Eczema is a common skin issue that effects an estimated 10% (1 in 10) or about 15 million people in the United States and is caused by a combination of immune system activation, genetics, environmental triggers and stress. The rash of eczema causes your skin to become red and itchy, scaly, with leathery patches due to the damaged barrier of your skin called ceramides. Environment irritants are a large factor in developing eczema and these include exposure to tobacco smoke, air pollutants, harsh soap (Such as dish soap, hand sanitizer, laundry detergent, etc.), wool fabrics, and also skin products. People that have the highest risk of developing eczema are those that either have a personal or family history of environmental allergies, asthma or dermatitis.
Although eczema can be found anywhere on the body the most common areas are found on your hands, neck, inner elbows, ankles, knees, feet and around your eyes.  Although eczema may cause a little discomfort on the skin surface, it will never medically harm you.
    The diagnosis of eczema is done by a conversation you’ll have with your healthcare provider. Common questions about your condition will be asked such as:
  • Is there a family history of eczema?
  • Does anything make your condition better or worse, such as after the use of soaps, detergents or cigarette smoke?
  • Does your condition inhibit you from sleeping or carrying out your normal day to day activities?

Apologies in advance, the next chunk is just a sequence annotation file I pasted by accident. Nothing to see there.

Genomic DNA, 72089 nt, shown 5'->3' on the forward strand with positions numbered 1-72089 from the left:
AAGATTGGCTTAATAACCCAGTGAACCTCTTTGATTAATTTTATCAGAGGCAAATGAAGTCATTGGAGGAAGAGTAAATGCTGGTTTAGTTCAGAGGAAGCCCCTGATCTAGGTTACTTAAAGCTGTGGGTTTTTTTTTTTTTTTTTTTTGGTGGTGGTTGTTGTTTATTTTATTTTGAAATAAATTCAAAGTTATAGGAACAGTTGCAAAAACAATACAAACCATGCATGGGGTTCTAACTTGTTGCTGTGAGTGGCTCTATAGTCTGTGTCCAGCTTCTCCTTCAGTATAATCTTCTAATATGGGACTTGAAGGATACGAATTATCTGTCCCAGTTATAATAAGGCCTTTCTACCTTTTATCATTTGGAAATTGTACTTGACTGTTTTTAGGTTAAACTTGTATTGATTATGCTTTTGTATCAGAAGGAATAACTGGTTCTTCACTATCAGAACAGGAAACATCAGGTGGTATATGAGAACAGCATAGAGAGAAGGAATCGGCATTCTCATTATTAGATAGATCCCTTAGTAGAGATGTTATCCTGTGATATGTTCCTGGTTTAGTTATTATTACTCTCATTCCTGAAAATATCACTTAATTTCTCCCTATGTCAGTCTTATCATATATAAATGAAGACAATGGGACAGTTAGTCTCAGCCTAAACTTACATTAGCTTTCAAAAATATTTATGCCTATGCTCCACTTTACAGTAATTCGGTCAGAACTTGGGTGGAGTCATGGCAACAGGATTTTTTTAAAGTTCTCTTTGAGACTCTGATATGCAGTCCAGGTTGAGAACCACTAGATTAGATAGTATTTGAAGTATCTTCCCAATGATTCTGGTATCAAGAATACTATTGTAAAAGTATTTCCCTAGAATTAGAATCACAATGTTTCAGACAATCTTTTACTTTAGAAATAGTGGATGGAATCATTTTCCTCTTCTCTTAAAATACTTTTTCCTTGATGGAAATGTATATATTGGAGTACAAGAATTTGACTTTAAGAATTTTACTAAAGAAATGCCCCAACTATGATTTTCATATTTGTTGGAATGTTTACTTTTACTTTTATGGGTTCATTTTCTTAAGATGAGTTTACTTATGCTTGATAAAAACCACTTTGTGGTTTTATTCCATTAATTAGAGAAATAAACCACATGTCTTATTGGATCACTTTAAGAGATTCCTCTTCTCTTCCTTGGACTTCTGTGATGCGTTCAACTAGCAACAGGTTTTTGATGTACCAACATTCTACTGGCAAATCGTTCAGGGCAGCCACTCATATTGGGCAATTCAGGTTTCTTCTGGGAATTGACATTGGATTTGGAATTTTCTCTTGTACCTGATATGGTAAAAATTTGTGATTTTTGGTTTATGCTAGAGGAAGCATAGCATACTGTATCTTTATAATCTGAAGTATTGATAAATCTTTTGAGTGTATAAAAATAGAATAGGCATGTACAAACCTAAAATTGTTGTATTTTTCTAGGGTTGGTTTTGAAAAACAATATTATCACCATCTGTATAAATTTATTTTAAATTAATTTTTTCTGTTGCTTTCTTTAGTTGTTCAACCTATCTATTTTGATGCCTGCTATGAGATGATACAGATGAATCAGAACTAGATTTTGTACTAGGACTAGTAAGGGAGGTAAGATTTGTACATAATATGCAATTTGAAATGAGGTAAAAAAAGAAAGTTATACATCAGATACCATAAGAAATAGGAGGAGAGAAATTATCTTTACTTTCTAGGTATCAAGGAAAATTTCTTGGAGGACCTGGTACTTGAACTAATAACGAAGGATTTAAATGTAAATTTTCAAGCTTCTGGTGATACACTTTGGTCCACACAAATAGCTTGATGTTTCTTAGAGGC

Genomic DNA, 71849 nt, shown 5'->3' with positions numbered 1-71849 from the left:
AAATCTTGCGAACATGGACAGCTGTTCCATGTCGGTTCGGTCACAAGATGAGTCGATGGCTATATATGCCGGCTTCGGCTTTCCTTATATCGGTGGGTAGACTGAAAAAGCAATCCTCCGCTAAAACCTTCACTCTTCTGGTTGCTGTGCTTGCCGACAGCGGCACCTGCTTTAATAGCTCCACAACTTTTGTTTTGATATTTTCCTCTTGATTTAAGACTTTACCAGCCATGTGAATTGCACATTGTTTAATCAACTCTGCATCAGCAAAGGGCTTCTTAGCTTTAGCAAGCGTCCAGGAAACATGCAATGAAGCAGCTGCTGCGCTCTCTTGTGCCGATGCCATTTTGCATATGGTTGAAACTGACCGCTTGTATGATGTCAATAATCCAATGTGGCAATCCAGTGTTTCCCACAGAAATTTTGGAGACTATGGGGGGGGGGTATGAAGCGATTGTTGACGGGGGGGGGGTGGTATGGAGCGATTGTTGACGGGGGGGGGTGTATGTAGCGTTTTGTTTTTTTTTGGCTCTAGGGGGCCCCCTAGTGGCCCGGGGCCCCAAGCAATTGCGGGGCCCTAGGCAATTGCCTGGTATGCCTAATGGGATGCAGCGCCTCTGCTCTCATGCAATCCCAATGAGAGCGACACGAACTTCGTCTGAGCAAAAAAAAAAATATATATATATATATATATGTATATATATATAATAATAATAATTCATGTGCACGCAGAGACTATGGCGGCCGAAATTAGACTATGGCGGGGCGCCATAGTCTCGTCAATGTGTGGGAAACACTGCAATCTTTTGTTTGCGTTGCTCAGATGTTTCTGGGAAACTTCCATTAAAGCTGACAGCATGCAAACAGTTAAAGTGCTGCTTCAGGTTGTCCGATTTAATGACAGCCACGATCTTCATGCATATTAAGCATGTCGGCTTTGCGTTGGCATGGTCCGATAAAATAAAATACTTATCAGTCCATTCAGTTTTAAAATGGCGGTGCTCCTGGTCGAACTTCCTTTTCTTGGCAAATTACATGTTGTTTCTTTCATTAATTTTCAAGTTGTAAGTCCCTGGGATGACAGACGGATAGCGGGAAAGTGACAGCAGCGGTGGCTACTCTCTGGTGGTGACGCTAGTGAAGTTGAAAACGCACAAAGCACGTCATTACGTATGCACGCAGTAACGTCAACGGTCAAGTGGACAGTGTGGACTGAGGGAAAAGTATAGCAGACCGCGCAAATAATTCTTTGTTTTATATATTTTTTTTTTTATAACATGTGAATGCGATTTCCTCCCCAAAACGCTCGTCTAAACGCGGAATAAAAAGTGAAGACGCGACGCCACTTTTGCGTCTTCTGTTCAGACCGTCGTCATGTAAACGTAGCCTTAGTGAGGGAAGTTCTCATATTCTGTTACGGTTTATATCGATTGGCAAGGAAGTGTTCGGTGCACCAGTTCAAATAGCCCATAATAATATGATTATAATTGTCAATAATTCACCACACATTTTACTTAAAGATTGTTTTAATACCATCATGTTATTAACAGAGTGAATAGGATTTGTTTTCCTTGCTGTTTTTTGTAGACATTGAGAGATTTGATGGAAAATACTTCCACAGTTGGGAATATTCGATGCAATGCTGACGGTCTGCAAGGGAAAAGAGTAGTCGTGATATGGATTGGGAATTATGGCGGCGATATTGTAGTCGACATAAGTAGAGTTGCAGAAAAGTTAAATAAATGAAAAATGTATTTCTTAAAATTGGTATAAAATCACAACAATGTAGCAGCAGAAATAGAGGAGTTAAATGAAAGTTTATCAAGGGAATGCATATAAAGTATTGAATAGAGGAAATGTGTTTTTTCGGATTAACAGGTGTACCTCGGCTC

Finally, to diagnose eczema, your healthcare provider may biopsy the site in question.
Keys to improving your eczema:
  • Avoid long, hot baths which make your skin dry
  • Apply lotion immediately after bathing to lock in moisture
  • Avoid wool clothing, use cotton products
  • Use mild laundry soap such as free and clear
  • Use skin products that contain ceramides
  • Avoid getting too hot and sweaty
  • Avoid scratching or rubbing areas of the skin that are leathery
  • Wear gloves at work if you are work in an area where your hands are constantly in water or around harsh chemicals
Unfortunately there is no cure for eczema at this time but luckily at Blue Ocean Dermatology we have many ways to easily managing the rash including antihistamines, topical steroids, phototherapy and even injectable medication for the more severe cases to name a few.